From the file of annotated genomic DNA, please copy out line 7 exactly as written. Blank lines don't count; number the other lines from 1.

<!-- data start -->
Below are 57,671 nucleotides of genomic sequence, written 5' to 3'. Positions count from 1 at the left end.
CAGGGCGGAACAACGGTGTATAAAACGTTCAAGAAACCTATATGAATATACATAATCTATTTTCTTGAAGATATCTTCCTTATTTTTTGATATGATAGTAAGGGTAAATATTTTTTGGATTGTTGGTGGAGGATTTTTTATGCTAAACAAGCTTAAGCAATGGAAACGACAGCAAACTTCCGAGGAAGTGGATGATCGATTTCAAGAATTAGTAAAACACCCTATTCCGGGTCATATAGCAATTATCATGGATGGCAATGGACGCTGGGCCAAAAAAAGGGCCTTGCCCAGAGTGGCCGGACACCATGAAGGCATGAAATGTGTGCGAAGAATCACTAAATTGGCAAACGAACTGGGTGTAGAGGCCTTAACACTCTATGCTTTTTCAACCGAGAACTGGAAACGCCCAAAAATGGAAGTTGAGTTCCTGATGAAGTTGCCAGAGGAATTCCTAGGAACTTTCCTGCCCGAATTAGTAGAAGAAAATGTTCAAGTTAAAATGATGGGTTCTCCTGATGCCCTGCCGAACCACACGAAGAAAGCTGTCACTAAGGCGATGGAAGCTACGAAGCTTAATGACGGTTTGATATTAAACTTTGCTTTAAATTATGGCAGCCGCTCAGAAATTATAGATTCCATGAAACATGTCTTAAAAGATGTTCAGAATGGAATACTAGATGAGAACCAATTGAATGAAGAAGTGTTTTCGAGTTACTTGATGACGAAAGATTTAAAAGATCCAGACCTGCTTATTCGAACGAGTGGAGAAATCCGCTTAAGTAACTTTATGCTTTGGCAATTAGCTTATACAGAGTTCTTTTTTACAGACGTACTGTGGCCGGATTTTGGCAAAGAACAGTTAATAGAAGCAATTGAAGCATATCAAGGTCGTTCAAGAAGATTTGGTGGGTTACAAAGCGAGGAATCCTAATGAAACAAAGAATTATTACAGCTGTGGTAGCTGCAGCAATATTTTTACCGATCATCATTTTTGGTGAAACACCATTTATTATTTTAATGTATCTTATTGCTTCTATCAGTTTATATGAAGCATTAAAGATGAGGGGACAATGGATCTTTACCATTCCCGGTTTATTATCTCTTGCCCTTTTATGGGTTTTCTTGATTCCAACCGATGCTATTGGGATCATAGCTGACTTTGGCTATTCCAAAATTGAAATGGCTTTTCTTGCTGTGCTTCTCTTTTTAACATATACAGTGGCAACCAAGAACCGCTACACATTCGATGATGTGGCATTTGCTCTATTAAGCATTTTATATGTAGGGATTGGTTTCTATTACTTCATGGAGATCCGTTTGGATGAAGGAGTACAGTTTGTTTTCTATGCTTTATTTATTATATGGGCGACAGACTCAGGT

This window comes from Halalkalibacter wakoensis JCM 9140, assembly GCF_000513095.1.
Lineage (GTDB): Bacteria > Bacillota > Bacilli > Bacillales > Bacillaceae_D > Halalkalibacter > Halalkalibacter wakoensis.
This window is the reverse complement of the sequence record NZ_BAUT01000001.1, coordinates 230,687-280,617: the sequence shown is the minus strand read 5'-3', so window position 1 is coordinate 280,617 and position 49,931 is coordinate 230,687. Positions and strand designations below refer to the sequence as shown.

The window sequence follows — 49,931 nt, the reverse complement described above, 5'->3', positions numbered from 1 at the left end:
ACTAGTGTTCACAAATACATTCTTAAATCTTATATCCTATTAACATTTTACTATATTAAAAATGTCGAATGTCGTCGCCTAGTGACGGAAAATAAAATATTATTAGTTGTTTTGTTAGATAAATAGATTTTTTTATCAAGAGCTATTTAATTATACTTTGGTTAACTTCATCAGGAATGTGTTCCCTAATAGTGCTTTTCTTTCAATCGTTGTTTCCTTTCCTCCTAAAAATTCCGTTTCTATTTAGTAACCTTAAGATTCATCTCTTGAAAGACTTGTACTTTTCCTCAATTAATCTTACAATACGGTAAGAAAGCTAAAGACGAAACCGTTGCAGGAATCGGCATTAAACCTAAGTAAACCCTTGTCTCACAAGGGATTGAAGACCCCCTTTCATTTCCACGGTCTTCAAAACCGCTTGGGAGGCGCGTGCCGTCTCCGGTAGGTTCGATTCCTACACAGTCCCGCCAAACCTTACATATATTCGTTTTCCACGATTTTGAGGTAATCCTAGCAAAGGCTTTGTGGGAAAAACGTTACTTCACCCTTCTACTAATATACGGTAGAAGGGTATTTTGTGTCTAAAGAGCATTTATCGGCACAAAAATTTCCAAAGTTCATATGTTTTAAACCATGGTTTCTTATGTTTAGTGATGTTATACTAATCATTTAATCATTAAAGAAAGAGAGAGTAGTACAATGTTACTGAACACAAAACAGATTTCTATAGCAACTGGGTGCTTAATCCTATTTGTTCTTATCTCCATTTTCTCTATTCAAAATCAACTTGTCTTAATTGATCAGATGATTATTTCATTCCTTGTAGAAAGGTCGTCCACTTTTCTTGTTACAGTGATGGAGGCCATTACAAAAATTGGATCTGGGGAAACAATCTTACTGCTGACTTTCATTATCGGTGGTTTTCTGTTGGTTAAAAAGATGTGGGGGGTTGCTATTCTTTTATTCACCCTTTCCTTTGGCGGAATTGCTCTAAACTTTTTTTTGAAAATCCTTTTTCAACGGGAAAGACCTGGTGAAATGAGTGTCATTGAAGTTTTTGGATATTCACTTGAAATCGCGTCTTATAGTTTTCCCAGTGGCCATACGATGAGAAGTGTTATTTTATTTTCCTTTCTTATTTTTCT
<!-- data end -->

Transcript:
ACTAGTGTTCACAAATACATTCTTAAATCTTATATCCTATTAACATTTTACTATATTAAAAATGTCGAATGTCGTCGCCTAGTGACGGAAAATAAAATATTATTAGTTGTTTTGTTAGATAAATAGATTTTTTTATCAAGAGCTATTTAATTATACTTTGGTTAACTTCATCAGGAATGTGTTCCCTAATAGTGCTTTTCTTTCAATCGTTGTTTCCTTTCCTCCTAAAAATTCCGTTTCTATTTAGTAACCTTAAGATTCATCTCTTGAAAGACTTGTACTTTTCCTCAATTAATCTTACAATACGGTAAGAAAGCTAAAGACGAAACCGTTGCAGGAATCGGCATTAAACCTAAGTAAACCCTTGTCTCACAAGGGATTGAAGACCCCCTTTCATTTCCACGGTCTTCAAAACCGCTTGGGAGGCGCGTGCCGTCTCCGGTAGGTTCGATTCCTACACAGTCCCGCCAAACCTTACATATATTCGTTTTCCACGATTTTGAGGTAATCCTAGCAAAGGCTTTGTGGGAAAAACGTTACTTCACCCTTCTACTAATATACGGTAGAAGGGTATTTTGTGTCTAAAGAGCATTTATCGGCACAAAAATTTCCAAAGTTCATATGTTTTAAACCATGGTTTCTTATGTTTAGTGATGTTATACTAATCATTTAATCATTAAAGAAAGAGAGAGTAGTACAATGTTACTGAACACAAAACAGATTTCTATAGCAACTGGGTGCTTAATCCTATTTGTTCTTATCTCCATTTTCTCTATTCAAAATCAACTTGTCTTAATTGATCAGATGATTATTTCATTCCTTGTAGAAAGGTCGTCCACTTTTCTTGTTACAGTGATGGAGGCCATTACAAAAATTGGATCTGGGGAAACAATCTTACTGCTGACTTTCATTATCGGTGGTTTTCTGTTGGTTAAAAAGATGTGGGGGGTTGCTATTCTTTTATTCACCCTTTCCTTTGGCGGAATTGCTCTAAACTTTTTTTTGAAAATCCTTTTTCAACGGGAAAGACCTGGTGAAATGAGTGTCATTGAAGTTTTTGGATATTCACTTGAAATCGCGTCTTATAGTTTTCCCAGTGGCCATACGATGAGAAGTGTTATTTTATTTTCCTTTCTTATTTTTCT